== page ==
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The True Story of Jesse James

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Title: The True Story of Jesse James  
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Subject: Frank James, Agnes Moorehead, Nicholas Ray, Alan Hale, Jr., James-Younger Gang, Frank Gorshin, Cole Younger, Bob Younger, Zerelda Mimms, John Carradine filmography
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The True Story of Jesse James

The True Story of Jesse James
Theatrical release poster
Directed by Nicholas Ray
Written by Screenplay:
Walter Newman
Earlier Screenplay:
Nunnally Johnson
Starring Robert Wagner
Jeffrey Hunter
Hope Lange
Agnes Moorehead
Music by Leigh Harline
Cinematography Joseph MacDonald
Edited by Robert L. Simpson
Distributed by 20th Century Fox
Release dates February 22, 1957
Running time 92 minutes
Country United States
Language English
Budget $1,585,000[1]
Box office $1,500,000 (US rentals)[2]

The True Story of Jesse James is a 1957 American Western drama film adapted from Henry King's 1939 film Jesse James, which was only loosely based on James' life.[3] It was directed by Nicholas Ray, with Robert Wagner portraying Jesse James and Jeffrey Hunter starring as Frank James. Filming took place during 1955.[4] Titled The James Brothers for release in the United Kingdom, the film focused on the relationship between the two James brothers during the last 18 years of Jesse James' life.[4]

Plot

Jesse (Robert Wagner) and Frank James (Jeffrey Hunter) ride with their gang into Northfield, Minnesota for a raid. While robbing a bank, gun fighting breaks out and two of the gang are killed. The James brothers and another gang member head out of town and hide out while investigators from the Remington Detective Agency search for James to receive a $30,000 reward. While the three are hiding, the film tells the story of how the James brothers came to be criminals in flashback.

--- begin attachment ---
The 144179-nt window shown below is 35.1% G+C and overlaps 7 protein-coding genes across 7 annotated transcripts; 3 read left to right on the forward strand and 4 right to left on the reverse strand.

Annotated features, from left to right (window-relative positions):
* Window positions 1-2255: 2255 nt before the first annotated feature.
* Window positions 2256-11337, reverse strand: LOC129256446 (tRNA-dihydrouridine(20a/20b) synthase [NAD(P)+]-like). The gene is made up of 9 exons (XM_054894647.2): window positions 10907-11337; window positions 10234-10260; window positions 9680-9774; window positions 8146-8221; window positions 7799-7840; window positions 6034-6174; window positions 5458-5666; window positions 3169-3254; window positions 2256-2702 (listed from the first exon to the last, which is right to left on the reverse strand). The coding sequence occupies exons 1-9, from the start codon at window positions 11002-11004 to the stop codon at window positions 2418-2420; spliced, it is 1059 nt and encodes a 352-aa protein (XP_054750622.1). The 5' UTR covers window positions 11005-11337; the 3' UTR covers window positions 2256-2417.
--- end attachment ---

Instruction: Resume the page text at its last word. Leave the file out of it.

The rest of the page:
Cast

Production

Shortly after his success with 1955's Rebel Without a Cause, Ray was hired to direct this movie based on Jesse James' later life. He had only one movie left under his contract with 20th Century Fox, before he would depart for Europe and film Bitter Victory. The studio suggested a remake of King's 1939 biography of Jesse James.[5]

It is speculated that had James Dean not died in a car crash before production began, he would have starred in this film as Jesse James.[6][7] In place of Dean, director Ray hoped to cast Elvis Presley, who had successfully completed his first film, Love Me Tender.[8] Ray's son Tony also was cast in the film as Bob Younger, the first time he appeared in one of his father's films.[8]

Hope Lange, a contract player for 20th Century Fox, was hired for the role after her Academy Award-nominated success with Peyton Place. John Carradine had appeared in the first Jesse James film as Bob Ford and appears in the 1957 version as Rev. Jethro Bailey.[3]

Ray shot the film using CinemaScope, a new technology at that time.[3] The movie was shot in 1956. Stock footage that had previously been used on the earlier James film which inspired this one was re-used and reconfigured for CinemaScope.[3]

Characterizations

In the film, Jesse James is portrayed as a "Nicholas Ray hero"—a consistent type of character seen throughout Ray's films and thought to be based on Ray himself.[5] Ray's similar characters include Jim Stark (James Dean) in Rebel Without a Cause and Jesus Christ in King of Kings.[5]

See also

References

  1. ^ Aubrey Solomon, Twentieth Century Fox: A Corporate and Financial History, Scarecrow Press, 1989 p251
  2. ^ Aubrey Solomon, Twentieth Century Fox: A Corporate and Financial History, Scarecrow Press, 1989 p227
  3. ^ a b c d "The True Story of Jesse James (1957)". The New York Times. Retrieved 2008-10-30. 
  4. ^ a b "The True Story of Jesse James (1955)". Cinemagora.co.uk. Retrieved 2008-10-30. 
  5. ^ a b c "THE TRUE STORY OF JESSE JAMES". Electric Sheep Magazine. Retrieved 2008-10-30. 
  6. ^ "Wanted: Jesse James". New York Sun. Retrieved 2008-10-30. 
  7. ^ French, Philip (2007-12-02). "The Assassination of Jesse James by the Coward Robert Ford". London: The Observer. Retrieved 2008-10-30. 
  8. ^ a b Live Fast, Die Young. Simon and Schuster. Retrieved 2008-10-30. 

External links

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